How to Paint Paneling

By Gene and Katie Hamilton

Tools Required
  • Screwdriver
  • Work light
  • Window or box fan
  • Putty knife
  • Utility knife
  • Pad or random
    orbit sander
  • Safety goggles
  • Hammer and nail set
  • Dust mask
  • Vacuum
  • Caulking gun
  • Sturdy step stool
    or ladder
  • Paint roller, cover
    and pan
  • 2" angled sash brush
  • Brush/roller spinner
Materials Required
  • Cleaning supplies
  • Plastic and canvas
    drop cloths
  • Duct tape
  • Wood filler
  • Paneling nails
  • Sandpaper
  • Household ammonia
  • Mineral spirits
  • Tack cloth
  • Painter's masking tape
  • B-I-N primer
  • Interior acrylic latex paint

Before You Begin

Below are the instructions to do this project. If you don't have the time or desire to paint, you can find a painting contractor who has the skills and tools to do it right. Click Home Advisor, a free referral service that connects homeowners with local, prescreened contractors.

  • Step 1 : Prepare the room

    Move everything in the room toward the center and cover it carefully with plastic drop cloths. Roll up rugs or protect carpeting with canvas drop cloths (plastic is too slippery to walk on). Remove switch and outlet covers with a screwdriver. Take down any easy-to-remove fixtures or objects from the walls. And set up a good work light.

    To keep the dust from migrating to other rooms, place a window or box fan in an open window in the room. Then open a window just outside the paneled room and set the fan control to exhaust. Air is drawn into the room and out the window. Alternatively, open all windows and seal off the room with tape and plastic drop cloths.

    If the paneling is in or near or in the kitchen and has a greasy film on it, clean it with your favorite household cleaner.

  • Step 2 : Fill holes and other damaged areas

    Nails located in the channels that are intended to make the paneling look like individual boards generally go unnoticed even after painting, but any that are driven into the face of the "boards" will stand out more. So use a nail set and hammer to drive these nail heads slightly below the surface. Be careful-most paneling is less than 1/4-inch thick and you don't want to drive the nail all the way through. Then apply wood filler to all nail holes and any other damaged areas with a putty knife. When the filler is hard and completely dry, sand the patched areas smooth to level them with the surrounding wood.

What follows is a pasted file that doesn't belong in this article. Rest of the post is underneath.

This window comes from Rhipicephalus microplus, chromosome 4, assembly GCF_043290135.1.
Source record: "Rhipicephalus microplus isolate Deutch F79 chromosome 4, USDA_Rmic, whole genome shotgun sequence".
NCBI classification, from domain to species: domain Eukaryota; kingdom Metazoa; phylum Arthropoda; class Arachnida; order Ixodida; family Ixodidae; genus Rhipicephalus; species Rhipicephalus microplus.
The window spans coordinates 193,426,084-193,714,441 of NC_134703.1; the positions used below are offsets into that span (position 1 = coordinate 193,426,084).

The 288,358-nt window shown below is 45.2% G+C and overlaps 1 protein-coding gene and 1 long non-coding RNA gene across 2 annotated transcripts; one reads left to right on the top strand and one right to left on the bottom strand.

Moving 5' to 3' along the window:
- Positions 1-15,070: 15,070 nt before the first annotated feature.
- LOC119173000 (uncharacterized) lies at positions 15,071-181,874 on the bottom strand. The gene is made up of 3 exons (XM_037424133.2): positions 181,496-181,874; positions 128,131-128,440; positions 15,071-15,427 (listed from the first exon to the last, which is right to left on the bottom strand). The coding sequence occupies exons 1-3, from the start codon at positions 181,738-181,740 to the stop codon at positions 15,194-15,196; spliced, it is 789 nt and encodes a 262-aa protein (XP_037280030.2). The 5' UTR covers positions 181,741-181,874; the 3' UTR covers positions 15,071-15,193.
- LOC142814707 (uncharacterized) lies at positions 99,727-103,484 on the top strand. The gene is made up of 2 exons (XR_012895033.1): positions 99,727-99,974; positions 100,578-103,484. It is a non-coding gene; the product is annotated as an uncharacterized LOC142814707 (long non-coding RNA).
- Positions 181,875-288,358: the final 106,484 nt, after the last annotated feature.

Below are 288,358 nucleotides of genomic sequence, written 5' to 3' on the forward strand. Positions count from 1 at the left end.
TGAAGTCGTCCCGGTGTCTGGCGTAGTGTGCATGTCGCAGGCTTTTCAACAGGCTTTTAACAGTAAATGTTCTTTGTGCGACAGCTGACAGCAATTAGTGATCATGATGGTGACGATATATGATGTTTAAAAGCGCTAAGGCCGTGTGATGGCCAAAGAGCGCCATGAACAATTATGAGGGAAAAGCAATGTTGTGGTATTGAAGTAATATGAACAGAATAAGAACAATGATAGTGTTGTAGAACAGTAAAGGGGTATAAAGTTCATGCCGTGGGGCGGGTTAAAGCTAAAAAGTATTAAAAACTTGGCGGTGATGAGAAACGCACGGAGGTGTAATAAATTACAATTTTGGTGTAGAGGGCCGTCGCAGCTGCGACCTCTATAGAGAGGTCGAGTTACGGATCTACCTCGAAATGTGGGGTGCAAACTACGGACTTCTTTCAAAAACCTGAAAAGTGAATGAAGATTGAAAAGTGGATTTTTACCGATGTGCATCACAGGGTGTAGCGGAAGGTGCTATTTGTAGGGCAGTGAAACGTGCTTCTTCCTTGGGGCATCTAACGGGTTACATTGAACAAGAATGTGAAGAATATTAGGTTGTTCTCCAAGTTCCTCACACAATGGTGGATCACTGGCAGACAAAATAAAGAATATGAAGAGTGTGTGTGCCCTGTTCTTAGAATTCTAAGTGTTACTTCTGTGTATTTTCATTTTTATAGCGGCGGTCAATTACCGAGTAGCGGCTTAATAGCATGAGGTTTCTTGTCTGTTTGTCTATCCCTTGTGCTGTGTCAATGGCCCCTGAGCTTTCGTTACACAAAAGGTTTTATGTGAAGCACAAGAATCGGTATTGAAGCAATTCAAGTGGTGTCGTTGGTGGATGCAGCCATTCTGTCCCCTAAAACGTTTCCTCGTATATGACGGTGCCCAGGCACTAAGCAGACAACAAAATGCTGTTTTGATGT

• Step 3 : Sand the paneling

    Sand the paneling

    Use an electric pad sander or a random orbit sander (a more aggressive tool), and carefully sand rough areas of the paneling or any area you patched. Use 120-grit sandpaper, but if the abrasive paper seems to clog too quickly, start with 80-grit paper and then switch to 120-grit for the final sanding. Wear goggles and a dust mask when sanding, even if your sander is equipped with a dust-collecting accessory.

  • Step 4 : Remove all dust

    Brush or vacuum the dust off the walls. Take the drop cloths outdoors to shake the dust off; and then reposition them along the walls to protect the floor from paint drips and spatters. Then wash the paneling surface with a 50/50 solution of household ammonia and water and let it dry an hour before applying the primer.

  • Step 5 : Apply masking tape

    Use painter's masking tape to cover surfaces near the paneling that you don't want to paint. Also remove switch and receptacle cover plates and put tape on the exposed switches and receptacles to protect them.

  • Step 6 : Prime the surface

    Prime the surface

    If there are any knots in the wood or stains that cleaning and sanding failed to remove, apply a fast-drying stain-killing primer like BIN (available in cans or spray) to prevent the stain from bleeding through the paint. When the spot-primed areas are ready for recoating, apply the primer. Use an angled sash brush to carefully cut in a 2-inch-wide border around any unmasked ceiling trim, other woodwork, and any fixtures than can't easily be removed. Then use a roller for the rest of the surface, and a brush to work the primer into the grooves. Cut in a limited area at a time so you can overlap the primer with your roller before it dries. This makes the transition between brushed-on and roller-applied primer less noticeable. Have the primer tinted to match the color of the topcoat which can help save on the amount of finish paint needed for the job.

  • Step 7 : Caulk unsightly cracks

    Priming sometimes reveals cracks between paneling and trim around doors and windows or ceiling molding. Use acrylic latex caulk to fill these cracks after the primer has dried. Cut very little off the tip of the nozzle of the caulk tube or cartridge so the bead it produces will be about 1/8-inch wide; and smooth the caulk with a wetted finger. Allow the caulk to setup as directed on the label before applying a topcoat.

  • Step 8 : Apply the topcoat

    Apply the topcoat

    Allow the primer to dry overnight or as directed on the label. Then cut in and apply the finish paint as described for the primer. In most cases two coats will be required, especially when applying a light-colored paint over dark paneling.

  • Step 9 : Cleanup

    If you plan a second coat or are just breaking for lunch, wrap your brush and rollers in plastic food wrap to seal out the air, and you can use them later that day or the following day. When the project is complete, clean out your painting tools and equipment with water. For the brush and roller, use a brush/roller spinner and spin out all excess liquid into in old trash can. Repeat cleaning and spinning until the liquid removed is paint free.